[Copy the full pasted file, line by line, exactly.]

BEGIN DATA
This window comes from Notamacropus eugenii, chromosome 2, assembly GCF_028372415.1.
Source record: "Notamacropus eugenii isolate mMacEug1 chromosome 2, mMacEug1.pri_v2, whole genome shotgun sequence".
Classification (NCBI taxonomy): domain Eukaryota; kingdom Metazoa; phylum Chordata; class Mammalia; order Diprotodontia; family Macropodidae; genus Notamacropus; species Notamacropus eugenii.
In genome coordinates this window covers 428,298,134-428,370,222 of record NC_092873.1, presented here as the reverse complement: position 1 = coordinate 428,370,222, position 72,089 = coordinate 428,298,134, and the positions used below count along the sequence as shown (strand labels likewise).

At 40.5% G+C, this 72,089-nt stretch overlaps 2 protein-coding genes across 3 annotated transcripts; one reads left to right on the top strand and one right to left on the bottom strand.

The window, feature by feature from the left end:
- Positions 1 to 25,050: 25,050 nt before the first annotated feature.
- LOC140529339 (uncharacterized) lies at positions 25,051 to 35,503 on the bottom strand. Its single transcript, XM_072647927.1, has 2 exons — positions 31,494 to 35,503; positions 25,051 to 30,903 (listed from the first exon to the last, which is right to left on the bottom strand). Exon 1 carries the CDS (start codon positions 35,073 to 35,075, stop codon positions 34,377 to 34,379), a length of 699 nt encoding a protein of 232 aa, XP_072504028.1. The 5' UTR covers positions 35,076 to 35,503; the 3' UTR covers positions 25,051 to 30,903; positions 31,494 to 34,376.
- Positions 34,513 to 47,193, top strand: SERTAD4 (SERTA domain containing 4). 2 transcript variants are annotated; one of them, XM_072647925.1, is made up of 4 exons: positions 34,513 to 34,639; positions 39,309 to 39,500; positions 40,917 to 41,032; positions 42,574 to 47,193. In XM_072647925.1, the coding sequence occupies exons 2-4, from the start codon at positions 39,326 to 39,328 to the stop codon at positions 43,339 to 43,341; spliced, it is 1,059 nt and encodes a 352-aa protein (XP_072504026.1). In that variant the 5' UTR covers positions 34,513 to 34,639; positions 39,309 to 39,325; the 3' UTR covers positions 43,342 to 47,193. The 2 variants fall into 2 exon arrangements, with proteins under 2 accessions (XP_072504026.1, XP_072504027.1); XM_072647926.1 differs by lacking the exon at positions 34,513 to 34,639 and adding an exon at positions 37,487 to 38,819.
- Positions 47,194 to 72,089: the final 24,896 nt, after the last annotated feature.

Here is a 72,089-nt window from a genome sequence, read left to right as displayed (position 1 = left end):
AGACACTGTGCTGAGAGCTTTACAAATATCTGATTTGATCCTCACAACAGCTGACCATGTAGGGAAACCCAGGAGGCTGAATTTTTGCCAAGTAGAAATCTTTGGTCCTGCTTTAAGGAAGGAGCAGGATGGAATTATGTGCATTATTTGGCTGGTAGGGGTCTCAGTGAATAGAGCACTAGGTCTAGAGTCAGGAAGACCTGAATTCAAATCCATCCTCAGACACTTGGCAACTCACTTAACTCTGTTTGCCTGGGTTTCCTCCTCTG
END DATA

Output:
This window comes from Notamacropus eugenii, chromosome 2, assembly GCF_028372415.1.
Source record: "Notamacropus eugenii isolate mMacEug1 chromosome 2, mMacEug1.pri_v2, whole genome shotgun sequence".
Classification (NCBI taxonomy): domain Eukaryota; kingdom Metazoa; phylum Chordata; class Mammalia; order Diprotodontia; family Macropodidae; genus Notamacropus; species Notamacropus eugenii.
In genome coordinates this window covers 428,298,134-428,370,222 of record NC_092873.1, presented here as the reverse complement: position 1 = coordinate 428,370,222, position 72,089 = coordinate 428,298,134, and the positions used below count along the sequence as shown (strand labels likewise).

At 40.5% G+C, this 72,089-nt stretch overlaps 2 protein-coding genes across 3 annotated transcripts; one reads left to right on the top strand and one right to left on the bottom strand.

The window, feature by feature from the left end:
- Positions 1 to 25,050: 25,050 nt before the first annotated feature.
- LOC140529339 (uncharacterized) lies at positions 25,051 to 35,503 on the bottom strand. Its single transcript, XM_072647927.1, has 2 exons — positions 31,494 to 35,503; positions 25,051 to 30,903 (listed from the first exon to the last, which is right to left on the bottom strand). Exon 1 carries the CDS (start codon positions 35,073 to 35,075, stop codon positions 34,377 to 34,379), a length of 699 nt encoding a protein of 232 aa, XP_072504028.1. The 5' UTR covers positions 35,076 to 35,503; the 3' UTR covers positions 25,051 to 30,903; positions 31,494 to 34,376.
- Positions 34,513 to 47,193, top strand: SERTAD4 (SERTA domain containing 4). 2 transcript variants are annotated; one of them, XM_072647925.1, is made up of 4 exons: positions 34,513 to 34,639; positions 39,309 to 39,500; positions 40,917 to 41,032; positions 42,574 to 47,193. In XM_072647925.1, the coding sequence occupies exons 2-4, from the start codon at positions 39,326 to 39,328 to the stop codon at positions 43,339 to 43,341; spliced, it is 1,059 nt and encodes a 352-aa protein (XP_072504026.1). In that variant the 5' UTR covers positions 34,513 to 34,639; positions 39,309 to 39,325; the 3' UTR covers positions 43,342 to 47,193. The 2 variants fall into 2 exon arrangements, with proteins under 2 accessions (XP_072504026.1, XP_072504027.1); XM_072647926.1 differs by lacking the exon at positions 34,513 to 34,639 and adding an exon at positions 37,487 to 38,819.
- Positions 47,194 to 72,089: the final 24,896 nt, after the last annotated feature.

Here is a 72,089-nt window from a genome sequence, read left to right as displayed (position 1 = left end):
AGACACTGTGCTGAGAGCTTTACAAATATCTGATTTGATCCTCACAACAGCTGACCATGTAGGGAAACCCAGGAGGCTGAATTTTTGCCAAGTAGAAATCTTTGGTCCTGCTTTAAGGAAGGAGCAGGATGGAATTATGTGCATTATTTGGCTGGTAGGGGTCTCAGTGAATAGAGCACTAGGTCTAGAGTCAGGAAGACCTGAATTCAAATCCATCCTCAGACACTTGGCAACTCACTTAACTCTGTTTGCCTGGGTTTCCTCCTCTG